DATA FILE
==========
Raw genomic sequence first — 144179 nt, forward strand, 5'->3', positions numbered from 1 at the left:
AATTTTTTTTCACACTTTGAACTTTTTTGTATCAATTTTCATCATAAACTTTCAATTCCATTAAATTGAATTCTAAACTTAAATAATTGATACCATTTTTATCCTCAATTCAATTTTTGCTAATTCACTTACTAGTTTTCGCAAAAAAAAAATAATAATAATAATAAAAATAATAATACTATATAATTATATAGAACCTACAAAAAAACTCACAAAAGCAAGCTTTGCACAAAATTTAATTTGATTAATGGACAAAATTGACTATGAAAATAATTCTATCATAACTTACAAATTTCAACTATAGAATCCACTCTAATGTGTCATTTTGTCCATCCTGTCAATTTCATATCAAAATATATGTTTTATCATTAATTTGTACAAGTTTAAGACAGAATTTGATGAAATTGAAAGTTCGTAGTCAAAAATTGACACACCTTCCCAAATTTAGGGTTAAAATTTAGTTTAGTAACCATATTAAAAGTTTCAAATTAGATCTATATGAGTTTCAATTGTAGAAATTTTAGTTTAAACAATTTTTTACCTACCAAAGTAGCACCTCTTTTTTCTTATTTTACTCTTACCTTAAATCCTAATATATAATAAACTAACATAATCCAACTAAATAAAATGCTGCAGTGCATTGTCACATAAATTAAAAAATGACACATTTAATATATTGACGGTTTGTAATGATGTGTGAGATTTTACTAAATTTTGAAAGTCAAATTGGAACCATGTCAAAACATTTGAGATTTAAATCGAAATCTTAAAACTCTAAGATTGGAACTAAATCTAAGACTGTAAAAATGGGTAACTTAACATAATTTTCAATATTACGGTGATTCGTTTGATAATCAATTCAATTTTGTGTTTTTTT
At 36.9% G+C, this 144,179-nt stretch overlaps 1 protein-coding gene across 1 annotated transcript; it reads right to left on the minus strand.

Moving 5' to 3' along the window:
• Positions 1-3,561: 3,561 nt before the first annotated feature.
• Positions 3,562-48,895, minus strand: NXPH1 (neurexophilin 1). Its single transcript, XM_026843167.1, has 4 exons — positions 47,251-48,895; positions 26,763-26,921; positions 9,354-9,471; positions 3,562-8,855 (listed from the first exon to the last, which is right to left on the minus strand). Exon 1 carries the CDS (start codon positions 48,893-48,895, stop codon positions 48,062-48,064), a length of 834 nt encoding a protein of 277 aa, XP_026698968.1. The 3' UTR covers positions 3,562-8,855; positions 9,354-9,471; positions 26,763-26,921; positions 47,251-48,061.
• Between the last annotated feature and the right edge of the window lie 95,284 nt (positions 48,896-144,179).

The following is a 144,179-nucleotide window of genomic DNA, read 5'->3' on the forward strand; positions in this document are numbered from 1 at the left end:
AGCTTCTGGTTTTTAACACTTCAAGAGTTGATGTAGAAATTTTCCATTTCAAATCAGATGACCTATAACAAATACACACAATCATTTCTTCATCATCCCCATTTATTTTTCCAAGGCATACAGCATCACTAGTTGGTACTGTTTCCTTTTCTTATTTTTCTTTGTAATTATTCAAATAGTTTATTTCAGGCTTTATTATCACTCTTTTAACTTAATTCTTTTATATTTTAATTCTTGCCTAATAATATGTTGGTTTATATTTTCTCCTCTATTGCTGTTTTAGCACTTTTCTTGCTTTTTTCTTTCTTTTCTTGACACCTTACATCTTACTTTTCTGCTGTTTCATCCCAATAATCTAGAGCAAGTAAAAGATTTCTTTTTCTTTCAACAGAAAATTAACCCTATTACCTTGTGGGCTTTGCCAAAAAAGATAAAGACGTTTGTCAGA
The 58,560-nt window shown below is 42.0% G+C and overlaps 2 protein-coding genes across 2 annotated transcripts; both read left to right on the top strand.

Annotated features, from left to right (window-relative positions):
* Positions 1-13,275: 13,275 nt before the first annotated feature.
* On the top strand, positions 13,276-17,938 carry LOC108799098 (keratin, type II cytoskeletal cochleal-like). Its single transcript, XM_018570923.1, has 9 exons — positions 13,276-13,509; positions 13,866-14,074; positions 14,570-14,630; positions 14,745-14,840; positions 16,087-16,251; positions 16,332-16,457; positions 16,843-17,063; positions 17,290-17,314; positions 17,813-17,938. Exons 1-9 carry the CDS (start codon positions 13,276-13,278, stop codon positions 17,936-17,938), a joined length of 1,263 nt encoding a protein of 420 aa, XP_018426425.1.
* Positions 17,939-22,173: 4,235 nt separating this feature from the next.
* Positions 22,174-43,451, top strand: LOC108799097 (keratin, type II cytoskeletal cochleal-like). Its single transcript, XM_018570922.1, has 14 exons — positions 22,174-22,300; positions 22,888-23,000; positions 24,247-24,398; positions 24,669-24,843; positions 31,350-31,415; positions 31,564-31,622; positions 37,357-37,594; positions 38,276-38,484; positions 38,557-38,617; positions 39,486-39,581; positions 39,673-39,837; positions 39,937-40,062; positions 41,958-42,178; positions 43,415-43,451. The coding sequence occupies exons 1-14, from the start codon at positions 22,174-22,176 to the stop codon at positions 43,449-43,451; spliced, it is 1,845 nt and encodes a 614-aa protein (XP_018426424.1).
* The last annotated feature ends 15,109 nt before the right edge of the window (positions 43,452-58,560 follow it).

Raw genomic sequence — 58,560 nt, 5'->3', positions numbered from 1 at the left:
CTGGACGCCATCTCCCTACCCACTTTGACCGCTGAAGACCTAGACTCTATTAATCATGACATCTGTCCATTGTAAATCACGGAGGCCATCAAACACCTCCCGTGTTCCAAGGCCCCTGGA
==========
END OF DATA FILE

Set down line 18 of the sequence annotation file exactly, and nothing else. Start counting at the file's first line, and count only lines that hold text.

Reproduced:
CTGGACGCCATCTCCCTACCCACTTTGACCGCTGAAGACCTAGACTCTATTAATCATGACATCTGTCCATTGTAAATCACGGAGGCCATCAAACACCTCCCGTGTTCCAAGGCCCCTGGA